With the opening of the regular hunting season for deer just a couple weeks away (the season opens Nov.15), the days prior to that are probably more critical to hunters' odds of success than are those of opening day and week. Why? Because the average firearms deer hunter has probably not shot his firearm or scouted where he plans to hunt since last fall.
Certainly luck always plays a part in successful deer hunting – being in the right place at the right time – but the hunter's odds increase proportionately with the amount of time they've spent scouting the area they plan to hunt. Just plunking down on the same log you saw deer from last fall is no guarantee you'll see them this season. Things like logging, food source changes and hunter movement patterns all play a role in where deer are and how they react.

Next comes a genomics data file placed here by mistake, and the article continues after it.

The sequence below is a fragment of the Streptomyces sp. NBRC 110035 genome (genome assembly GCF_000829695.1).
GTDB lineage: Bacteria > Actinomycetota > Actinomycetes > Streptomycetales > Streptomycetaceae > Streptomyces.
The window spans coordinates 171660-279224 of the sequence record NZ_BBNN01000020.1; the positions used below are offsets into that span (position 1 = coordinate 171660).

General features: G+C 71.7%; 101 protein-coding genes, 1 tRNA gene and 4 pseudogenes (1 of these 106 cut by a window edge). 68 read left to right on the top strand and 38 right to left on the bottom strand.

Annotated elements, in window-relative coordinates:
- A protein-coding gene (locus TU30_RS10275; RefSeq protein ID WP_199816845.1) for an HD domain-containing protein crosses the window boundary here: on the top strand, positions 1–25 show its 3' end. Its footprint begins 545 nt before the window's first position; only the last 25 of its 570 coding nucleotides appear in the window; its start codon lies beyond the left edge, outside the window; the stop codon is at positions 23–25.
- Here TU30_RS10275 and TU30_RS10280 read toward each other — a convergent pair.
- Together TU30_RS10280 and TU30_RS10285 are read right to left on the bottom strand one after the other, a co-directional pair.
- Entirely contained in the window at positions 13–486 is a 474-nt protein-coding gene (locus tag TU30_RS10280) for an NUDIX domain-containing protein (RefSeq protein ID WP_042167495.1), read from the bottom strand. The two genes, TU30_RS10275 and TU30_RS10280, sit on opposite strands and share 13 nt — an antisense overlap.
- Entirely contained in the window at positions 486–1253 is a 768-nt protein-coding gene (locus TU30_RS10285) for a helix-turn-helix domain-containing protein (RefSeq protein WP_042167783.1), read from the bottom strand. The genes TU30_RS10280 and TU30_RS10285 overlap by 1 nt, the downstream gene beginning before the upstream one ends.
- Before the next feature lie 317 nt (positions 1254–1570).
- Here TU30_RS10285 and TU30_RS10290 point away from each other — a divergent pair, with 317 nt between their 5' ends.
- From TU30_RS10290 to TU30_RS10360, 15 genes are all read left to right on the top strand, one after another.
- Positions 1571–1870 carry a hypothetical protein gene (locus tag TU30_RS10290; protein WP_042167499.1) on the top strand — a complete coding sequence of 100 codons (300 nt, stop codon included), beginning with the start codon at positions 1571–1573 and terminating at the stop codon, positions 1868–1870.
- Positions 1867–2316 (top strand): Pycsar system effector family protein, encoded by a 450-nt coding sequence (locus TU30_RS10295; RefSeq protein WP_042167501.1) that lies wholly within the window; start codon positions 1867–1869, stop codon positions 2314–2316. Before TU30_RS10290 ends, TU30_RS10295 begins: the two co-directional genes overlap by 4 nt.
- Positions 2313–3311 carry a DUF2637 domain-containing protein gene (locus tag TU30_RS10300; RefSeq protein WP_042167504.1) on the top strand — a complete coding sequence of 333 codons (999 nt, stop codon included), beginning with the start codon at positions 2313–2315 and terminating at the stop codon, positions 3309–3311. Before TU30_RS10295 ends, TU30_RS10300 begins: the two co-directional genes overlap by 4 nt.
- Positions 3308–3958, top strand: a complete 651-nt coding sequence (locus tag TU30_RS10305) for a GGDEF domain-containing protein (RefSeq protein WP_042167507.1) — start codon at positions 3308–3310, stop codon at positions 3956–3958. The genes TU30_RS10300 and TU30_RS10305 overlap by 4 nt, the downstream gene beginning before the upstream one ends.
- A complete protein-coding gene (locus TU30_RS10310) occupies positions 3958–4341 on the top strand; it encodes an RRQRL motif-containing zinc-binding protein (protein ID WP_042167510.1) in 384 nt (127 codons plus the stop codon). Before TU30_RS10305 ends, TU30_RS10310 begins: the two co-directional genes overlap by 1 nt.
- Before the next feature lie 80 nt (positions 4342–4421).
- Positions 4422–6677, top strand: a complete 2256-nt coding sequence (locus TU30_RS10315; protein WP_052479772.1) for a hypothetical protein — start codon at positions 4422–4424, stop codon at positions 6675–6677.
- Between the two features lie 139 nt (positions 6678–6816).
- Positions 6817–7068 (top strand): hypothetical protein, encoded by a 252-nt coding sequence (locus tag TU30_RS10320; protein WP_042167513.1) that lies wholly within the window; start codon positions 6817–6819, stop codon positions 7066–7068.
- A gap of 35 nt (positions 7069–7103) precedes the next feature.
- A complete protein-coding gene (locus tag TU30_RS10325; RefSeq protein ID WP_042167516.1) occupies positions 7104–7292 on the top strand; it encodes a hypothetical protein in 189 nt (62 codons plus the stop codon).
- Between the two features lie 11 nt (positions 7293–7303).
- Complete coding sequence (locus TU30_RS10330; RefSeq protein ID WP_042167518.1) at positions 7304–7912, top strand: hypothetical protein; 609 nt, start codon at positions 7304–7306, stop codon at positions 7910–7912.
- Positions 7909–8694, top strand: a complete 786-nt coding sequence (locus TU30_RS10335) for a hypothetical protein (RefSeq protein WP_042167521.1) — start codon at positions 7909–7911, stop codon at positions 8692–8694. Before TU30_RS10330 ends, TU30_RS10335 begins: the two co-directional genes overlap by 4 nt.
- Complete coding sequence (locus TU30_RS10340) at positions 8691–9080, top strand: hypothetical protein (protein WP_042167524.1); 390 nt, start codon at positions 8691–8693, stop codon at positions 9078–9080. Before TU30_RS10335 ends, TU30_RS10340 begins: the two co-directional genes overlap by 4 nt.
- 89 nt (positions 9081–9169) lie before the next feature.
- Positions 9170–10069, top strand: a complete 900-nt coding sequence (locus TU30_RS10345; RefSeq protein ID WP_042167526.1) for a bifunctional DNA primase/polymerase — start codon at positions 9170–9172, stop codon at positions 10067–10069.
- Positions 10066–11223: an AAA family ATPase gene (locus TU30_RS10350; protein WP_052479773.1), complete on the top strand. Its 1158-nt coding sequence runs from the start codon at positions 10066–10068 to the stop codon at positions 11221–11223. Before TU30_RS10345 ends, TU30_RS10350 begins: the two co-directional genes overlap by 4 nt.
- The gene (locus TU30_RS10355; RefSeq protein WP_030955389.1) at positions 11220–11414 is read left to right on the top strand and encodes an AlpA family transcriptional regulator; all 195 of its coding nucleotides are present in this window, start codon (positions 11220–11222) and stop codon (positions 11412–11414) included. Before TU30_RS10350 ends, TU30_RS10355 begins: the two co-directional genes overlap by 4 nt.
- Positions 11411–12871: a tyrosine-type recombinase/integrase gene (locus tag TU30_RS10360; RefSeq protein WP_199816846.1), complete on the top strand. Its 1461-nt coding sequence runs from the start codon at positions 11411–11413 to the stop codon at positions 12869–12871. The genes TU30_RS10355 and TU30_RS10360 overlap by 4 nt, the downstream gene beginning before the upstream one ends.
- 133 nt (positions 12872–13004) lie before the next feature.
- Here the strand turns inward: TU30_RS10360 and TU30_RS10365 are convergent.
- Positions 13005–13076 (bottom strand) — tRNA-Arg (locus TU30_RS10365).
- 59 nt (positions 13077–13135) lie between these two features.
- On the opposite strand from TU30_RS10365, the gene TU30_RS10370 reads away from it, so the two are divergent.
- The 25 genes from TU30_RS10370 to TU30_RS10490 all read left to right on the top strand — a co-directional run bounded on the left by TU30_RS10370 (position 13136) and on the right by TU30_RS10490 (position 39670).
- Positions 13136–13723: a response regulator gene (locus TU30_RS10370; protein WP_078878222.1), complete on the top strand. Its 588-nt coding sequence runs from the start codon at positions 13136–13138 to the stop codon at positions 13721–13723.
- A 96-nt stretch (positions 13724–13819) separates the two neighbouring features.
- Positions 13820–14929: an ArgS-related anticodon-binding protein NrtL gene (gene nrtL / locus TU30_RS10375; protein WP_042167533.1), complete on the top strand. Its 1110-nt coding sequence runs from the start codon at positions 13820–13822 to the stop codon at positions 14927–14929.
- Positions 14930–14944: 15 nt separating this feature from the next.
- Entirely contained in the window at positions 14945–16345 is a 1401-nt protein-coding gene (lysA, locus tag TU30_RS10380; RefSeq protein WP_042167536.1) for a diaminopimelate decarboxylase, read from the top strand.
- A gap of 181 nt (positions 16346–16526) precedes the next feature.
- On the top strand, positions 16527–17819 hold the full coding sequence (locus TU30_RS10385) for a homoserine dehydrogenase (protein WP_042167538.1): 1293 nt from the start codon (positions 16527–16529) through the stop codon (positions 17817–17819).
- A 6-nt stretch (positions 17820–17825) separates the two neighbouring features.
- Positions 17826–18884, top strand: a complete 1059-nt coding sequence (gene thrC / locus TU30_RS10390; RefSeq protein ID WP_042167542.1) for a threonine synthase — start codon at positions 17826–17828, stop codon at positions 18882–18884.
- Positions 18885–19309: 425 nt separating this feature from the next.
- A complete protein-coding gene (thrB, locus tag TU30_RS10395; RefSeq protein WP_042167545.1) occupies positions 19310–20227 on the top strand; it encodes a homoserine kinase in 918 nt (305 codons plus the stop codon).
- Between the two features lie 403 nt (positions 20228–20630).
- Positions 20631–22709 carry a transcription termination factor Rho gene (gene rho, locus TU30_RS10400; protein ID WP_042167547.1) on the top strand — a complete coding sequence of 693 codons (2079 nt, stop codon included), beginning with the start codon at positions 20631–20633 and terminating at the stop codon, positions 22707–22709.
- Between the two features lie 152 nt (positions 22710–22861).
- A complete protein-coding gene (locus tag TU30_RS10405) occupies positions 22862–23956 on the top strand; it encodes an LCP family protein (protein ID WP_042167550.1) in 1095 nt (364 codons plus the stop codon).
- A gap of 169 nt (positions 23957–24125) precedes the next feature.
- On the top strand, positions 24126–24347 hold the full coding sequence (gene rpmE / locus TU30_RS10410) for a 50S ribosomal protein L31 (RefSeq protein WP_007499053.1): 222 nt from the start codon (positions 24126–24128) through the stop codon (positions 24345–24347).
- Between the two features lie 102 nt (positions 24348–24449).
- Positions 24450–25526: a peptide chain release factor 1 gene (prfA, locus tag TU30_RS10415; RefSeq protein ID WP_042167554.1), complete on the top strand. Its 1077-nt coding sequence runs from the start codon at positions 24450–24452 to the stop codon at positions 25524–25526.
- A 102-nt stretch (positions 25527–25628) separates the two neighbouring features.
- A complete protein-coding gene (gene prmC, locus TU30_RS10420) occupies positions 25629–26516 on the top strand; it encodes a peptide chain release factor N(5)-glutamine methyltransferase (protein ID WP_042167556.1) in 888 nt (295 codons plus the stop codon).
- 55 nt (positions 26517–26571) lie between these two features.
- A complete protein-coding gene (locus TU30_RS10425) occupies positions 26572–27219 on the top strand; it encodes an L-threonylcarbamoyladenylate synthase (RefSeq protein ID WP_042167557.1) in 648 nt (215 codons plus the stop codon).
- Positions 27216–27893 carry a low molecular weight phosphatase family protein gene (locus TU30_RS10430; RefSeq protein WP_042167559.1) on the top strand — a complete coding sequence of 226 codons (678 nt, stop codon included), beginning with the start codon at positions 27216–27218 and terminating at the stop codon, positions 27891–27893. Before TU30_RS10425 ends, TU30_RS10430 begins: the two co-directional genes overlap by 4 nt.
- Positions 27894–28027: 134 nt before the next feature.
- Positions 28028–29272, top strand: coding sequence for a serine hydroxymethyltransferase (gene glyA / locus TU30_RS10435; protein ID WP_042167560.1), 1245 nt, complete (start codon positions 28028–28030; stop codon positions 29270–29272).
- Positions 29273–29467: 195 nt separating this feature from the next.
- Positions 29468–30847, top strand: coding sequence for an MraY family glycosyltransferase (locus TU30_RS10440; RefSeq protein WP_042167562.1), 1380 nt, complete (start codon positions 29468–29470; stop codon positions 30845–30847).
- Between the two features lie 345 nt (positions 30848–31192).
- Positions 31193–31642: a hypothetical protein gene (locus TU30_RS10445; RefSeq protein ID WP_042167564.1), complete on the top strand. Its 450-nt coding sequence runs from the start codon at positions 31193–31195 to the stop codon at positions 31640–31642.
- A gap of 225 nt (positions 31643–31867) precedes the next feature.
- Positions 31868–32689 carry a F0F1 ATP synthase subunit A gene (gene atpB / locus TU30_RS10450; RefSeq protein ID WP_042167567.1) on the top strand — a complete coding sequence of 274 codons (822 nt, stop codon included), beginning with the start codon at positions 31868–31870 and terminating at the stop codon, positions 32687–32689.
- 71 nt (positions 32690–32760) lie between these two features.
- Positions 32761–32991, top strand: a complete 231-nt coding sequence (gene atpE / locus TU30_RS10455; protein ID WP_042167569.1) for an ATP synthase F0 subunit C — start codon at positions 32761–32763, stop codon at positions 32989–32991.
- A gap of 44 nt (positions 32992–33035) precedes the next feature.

With so many hunters choosing to sit on watch, if there are no hunters moving about in the area they're in, the deer will not be forced to move unnecessarily. So effective stand locations boil down to those routes used early and late in the day as deer move to and from feeding areas. If a sufficient number of hunters are moving, then the best routes are those the deer use to avoid or escape the hunters. If either the primary food source locations or moving hunter density patterns have changed since last fall, so will the deer movement patterns have changed.